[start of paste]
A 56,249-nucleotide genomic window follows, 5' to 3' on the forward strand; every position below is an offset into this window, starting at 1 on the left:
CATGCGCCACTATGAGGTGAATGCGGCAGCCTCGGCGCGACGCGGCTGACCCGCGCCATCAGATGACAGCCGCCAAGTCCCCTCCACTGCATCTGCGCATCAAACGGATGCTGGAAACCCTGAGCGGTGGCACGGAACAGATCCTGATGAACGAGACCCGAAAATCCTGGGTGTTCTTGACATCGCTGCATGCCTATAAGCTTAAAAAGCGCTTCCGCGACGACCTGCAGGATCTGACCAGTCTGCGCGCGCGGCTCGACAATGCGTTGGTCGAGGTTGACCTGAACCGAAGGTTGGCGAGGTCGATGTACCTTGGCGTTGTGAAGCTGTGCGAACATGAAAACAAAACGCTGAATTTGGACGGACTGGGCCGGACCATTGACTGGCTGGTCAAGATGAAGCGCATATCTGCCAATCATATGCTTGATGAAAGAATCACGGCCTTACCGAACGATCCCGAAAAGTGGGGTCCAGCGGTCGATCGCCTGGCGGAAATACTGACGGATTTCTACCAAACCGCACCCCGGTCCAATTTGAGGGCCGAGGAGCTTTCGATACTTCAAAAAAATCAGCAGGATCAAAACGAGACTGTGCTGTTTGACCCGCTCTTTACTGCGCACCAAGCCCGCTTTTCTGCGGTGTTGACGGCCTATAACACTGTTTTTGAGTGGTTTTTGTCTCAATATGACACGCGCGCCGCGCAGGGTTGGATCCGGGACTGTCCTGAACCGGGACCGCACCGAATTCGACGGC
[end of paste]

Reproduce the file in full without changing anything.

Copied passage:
A 56,249-nucleotide genomic window follows, 5' to 3' on the forward strand; every position below is an offset into this window, starting at 1 on the left:
CATGCGCCACTATGAGGTGAATGCGGCAGCCTCGGCGCGACGCGGCTGACCCGCGCCATCAGATGACAGCCGCCAAGTCCCCTCCACTGCATCTGCGCATCAAACGGATGCTGGAAACCCTGAGCGGTGGCACGGAACAGATCCTGATGAACGAGACCCGAAAATCCTGGGTGTTCTTGACATCGCTGCATGCCTATAAGCTTAAAAAGCGCTTCCGCGACGACCTGCAGGATCTGACCAGTCTGCGCGCGCGGCTCGACAATGCGTTGGTCGAGGTTGACCTGAACCGAAGGTTGGCGAGGTCGATGTACCTTGGCGTTGTGAAGCTGTGCGAACATGAAAACAAAACGCTGAATTTGGACGGACTGGGCCGGACCATTGACTGGCTGGTCAAGATGAAGCGCATATCTGCCAATCATATGCTTGATGAAAGAATCACGGCCTTACCGAACGATCCCGAAAAGTGGGGTCCAGCGGTCGATCGCCTGGCGGAAATACTGACGGATTTCTACCAAACCGCACCCCGGTCCAATTTGAGGGCCGAGGAGCTTTCGATACTTCAAAAAAATCAGCAGGATCAAAACGAGACTGTGCTGTTTGACCCGCTCTTTACTGCGCACCAAGCCCGCTTTTCTGCGGTGTTGACGGCCTATAACACTGTTTTTGAGTGGTTTTTGTCTCAATATGACACGCGCGCCGCGCAGGGTTGGATCCGGGACTGTCCTGAACCGGGACCGCACCGAATTCGACGGC